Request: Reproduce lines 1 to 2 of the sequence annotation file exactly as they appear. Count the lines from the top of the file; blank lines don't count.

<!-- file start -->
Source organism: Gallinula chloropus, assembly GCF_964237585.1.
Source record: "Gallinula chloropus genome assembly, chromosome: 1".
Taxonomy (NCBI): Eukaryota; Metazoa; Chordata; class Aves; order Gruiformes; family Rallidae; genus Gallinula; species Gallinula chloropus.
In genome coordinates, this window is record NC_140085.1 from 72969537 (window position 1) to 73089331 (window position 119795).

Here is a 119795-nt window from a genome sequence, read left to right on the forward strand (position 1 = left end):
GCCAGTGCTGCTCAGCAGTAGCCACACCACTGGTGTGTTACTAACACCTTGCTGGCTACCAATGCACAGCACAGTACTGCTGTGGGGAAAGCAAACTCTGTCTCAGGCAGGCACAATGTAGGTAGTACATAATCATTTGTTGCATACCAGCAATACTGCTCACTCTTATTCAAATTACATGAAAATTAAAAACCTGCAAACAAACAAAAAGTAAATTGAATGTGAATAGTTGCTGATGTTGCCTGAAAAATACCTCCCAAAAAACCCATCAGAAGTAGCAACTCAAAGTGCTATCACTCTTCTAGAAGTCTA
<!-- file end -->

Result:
Source organism: Gallinula chloropus, assembly GCF_964237585.1.
Source record: "Gallinula chloropus genome assembly, chromosome: 1".